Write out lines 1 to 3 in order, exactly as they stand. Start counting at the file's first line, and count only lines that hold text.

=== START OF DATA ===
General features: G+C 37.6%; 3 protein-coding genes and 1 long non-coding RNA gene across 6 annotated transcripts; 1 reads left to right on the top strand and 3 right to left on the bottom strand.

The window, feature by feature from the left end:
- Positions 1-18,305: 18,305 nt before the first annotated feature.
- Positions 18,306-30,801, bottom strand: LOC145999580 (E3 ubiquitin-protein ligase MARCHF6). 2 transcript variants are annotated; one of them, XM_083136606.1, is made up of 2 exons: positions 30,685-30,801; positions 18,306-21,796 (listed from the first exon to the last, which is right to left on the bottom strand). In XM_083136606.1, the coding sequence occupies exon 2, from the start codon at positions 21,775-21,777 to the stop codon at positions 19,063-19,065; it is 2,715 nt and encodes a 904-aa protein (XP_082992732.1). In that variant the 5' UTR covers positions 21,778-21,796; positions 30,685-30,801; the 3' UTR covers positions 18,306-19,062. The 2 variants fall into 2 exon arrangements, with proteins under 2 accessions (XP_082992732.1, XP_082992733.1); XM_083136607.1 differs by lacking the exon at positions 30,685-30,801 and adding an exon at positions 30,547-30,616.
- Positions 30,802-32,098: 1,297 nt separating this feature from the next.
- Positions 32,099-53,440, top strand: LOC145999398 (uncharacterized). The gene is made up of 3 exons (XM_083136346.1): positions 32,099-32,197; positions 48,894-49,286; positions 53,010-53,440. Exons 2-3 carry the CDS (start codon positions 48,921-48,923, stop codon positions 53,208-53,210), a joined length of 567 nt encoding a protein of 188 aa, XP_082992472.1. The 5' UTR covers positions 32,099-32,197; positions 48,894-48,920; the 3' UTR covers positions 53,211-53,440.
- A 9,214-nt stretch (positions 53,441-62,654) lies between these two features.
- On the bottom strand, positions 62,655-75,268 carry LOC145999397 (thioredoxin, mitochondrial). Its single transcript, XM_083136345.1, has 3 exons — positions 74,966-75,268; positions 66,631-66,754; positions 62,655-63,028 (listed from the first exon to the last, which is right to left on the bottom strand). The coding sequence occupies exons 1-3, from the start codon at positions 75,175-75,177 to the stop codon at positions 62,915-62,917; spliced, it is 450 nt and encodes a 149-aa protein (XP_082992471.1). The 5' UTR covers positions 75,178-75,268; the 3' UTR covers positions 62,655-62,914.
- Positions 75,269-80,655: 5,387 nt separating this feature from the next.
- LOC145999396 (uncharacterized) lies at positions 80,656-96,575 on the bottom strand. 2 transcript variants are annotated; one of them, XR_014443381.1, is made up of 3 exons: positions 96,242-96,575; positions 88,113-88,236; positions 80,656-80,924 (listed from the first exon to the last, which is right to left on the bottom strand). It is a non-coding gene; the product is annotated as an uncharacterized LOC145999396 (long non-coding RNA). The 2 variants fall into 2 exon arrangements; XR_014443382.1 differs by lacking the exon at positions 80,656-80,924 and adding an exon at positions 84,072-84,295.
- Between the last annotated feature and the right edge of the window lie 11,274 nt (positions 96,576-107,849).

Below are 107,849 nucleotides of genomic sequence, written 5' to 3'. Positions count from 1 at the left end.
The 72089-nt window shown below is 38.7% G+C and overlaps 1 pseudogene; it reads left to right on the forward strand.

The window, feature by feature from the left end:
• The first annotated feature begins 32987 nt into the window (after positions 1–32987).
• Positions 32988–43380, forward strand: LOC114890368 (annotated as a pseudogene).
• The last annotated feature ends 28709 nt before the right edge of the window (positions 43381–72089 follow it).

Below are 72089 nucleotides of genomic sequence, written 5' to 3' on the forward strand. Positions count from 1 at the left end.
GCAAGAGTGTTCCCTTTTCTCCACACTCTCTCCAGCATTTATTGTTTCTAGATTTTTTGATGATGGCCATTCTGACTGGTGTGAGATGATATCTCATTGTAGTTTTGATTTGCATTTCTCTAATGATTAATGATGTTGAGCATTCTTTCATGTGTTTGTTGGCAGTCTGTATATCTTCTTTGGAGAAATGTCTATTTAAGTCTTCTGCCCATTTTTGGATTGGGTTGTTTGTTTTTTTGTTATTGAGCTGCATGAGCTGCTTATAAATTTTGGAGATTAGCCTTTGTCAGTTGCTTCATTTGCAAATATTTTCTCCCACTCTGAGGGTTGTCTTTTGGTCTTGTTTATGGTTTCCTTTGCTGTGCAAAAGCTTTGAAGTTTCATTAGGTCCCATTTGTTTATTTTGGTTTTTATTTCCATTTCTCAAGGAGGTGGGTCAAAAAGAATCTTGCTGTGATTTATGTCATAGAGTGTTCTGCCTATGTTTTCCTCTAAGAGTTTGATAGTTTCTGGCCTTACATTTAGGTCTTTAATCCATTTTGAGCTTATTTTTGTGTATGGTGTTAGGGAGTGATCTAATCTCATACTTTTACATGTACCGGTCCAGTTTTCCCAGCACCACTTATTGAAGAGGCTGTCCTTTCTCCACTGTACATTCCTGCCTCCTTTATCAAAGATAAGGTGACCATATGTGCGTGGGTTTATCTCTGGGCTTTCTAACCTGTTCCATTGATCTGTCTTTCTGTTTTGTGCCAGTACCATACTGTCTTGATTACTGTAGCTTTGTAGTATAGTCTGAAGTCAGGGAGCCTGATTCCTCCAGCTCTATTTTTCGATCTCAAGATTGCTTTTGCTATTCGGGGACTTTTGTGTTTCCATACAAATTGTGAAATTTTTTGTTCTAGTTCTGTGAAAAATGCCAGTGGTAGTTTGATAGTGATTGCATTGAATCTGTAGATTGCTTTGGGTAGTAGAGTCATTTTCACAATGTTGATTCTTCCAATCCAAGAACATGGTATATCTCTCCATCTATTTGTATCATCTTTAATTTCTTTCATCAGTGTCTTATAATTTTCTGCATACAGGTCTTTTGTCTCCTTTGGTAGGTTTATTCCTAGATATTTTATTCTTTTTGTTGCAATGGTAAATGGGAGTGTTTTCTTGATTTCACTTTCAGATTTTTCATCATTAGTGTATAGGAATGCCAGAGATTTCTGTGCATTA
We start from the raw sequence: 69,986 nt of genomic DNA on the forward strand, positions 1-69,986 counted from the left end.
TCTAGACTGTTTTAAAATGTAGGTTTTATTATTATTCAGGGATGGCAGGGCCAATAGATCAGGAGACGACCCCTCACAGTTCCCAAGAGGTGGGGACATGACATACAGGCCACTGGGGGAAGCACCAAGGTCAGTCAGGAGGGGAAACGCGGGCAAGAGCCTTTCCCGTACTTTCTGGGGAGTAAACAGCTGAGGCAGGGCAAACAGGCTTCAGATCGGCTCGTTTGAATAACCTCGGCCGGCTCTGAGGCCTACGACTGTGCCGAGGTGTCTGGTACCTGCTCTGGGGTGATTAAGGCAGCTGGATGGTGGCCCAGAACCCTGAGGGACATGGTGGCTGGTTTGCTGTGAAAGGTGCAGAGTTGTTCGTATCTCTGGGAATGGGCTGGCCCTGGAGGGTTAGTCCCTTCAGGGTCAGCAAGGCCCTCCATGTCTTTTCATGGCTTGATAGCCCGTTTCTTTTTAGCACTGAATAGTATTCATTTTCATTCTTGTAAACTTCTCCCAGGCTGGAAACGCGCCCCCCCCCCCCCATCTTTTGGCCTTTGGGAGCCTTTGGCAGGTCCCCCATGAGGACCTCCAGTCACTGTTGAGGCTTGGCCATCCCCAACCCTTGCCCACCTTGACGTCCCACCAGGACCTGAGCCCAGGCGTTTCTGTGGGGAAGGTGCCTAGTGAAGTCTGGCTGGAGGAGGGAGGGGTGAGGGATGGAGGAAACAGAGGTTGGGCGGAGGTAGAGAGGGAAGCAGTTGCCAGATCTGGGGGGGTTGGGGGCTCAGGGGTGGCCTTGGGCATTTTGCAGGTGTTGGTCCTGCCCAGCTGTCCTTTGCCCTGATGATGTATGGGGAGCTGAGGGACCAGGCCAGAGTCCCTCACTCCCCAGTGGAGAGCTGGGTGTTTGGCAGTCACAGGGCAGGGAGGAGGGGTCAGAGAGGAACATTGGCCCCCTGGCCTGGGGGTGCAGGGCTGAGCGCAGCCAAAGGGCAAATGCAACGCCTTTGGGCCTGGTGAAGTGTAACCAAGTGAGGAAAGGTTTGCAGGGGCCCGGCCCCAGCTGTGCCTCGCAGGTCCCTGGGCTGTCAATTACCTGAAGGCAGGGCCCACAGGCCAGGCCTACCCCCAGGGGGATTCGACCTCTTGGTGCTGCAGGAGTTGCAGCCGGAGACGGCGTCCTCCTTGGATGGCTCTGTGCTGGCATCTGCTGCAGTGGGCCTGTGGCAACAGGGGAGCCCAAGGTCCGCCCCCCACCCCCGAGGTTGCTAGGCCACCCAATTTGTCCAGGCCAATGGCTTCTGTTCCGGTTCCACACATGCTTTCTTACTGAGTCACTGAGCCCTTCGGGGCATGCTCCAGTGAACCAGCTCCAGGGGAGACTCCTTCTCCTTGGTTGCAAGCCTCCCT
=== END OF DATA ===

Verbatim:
General features: G+C 37.6%; 3 protein-coding genes and 1 long non-coding RNA gene across 6 annotated transcripts; 1 reads left to right on the top strand and 3 right to left on the bottom strand.

The window, feature by feature from the left end:
- Positions 1-18,305: 18,305 nt before the first annotated feature.